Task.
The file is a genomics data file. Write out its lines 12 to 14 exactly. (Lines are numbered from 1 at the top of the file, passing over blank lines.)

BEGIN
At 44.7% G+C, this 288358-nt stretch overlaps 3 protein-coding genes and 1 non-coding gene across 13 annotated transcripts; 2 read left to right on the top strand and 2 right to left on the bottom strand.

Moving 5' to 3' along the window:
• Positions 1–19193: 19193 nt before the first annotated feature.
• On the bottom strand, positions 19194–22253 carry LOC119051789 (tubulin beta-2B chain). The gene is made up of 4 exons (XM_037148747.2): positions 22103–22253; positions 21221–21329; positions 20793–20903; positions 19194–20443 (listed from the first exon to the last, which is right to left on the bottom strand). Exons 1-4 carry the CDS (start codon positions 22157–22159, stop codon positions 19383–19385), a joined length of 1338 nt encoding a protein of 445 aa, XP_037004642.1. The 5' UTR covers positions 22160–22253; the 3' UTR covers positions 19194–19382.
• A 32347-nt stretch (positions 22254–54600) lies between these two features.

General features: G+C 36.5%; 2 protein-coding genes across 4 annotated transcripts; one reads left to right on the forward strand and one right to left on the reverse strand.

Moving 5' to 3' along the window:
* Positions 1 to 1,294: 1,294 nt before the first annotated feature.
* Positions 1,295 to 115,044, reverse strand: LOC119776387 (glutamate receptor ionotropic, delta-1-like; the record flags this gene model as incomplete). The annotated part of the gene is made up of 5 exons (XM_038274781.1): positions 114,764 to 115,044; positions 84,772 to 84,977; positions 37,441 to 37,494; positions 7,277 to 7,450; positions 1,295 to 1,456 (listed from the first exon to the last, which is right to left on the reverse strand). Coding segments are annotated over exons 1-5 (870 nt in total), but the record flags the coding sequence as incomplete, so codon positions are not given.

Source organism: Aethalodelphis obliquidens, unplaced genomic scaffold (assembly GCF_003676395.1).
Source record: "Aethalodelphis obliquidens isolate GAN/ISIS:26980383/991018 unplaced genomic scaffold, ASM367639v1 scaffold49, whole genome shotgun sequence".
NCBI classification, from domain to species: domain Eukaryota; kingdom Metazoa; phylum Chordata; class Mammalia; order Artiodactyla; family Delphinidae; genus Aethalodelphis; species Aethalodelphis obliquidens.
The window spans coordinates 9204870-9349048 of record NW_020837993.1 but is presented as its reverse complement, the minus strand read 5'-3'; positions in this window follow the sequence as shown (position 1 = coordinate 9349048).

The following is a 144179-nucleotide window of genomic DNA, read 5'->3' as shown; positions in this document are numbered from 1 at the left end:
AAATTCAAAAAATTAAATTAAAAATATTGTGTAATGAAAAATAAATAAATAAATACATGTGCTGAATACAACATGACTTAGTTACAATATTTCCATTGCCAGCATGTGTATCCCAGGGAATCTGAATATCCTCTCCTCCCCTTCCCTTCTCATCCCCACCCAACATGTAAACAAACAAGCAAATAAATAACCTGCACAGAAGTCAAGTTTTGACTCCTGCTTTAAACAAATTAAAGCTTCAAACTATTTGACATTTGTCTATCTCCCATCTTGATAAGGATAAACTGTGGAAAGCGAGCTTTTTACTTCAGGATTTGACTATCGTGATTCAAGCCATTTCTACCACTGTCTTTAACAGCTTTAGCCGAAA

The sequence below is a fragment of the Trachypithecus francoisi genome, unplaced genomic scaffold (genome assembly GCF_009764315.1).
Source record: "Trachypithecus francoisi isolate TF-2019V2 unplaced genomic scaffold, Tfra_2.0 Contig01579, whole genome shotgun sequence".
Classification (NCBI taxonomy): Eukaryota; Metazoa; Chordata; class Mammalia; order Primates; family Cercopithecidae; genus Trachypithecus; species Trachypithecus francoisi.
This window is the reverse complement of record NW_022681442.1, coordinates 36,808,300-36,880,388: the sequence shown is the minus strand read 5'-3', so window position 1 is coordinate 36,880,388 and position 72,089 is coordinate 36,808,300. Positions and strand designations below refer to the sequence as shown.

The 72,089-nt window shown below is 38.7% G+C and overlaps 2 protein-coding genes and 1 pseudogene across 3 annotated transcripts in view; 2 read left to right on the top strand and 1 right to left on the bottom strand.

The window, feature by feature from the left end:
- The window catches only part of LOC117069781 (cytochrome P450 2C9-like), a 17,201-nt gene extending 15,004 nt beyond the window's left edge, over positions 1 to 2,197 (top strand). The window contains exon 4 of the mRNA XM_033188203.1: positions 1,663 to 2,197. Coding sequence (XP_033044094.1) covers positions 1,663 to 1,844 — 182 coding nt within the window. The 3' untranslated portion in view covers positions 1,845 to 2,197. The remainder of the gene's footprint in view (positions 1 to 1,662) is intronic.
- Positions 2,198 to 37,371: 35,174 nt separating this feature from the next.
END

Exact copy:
NCBI classification, from domain to species: domain Eukaryota; kingdom Metazoa; phylum Chordata; class Mammalia; order Artiodactyla; family Delphinidae; genus Aethalodelphis; species Aethalodelphis obliquidens.
The window spans coordinates 9204870-9349048 of record NW_020837993.1 but is presented as its reverse complement, the minus strand read 5'-3'; positions in this window follow the sequence as shown (position 1 = coordinate 9349048).

The following is a 144179-nucleotide window of genomic DNA, read 5'->3' as shown; positions in this document are numbered from 1 at the left end: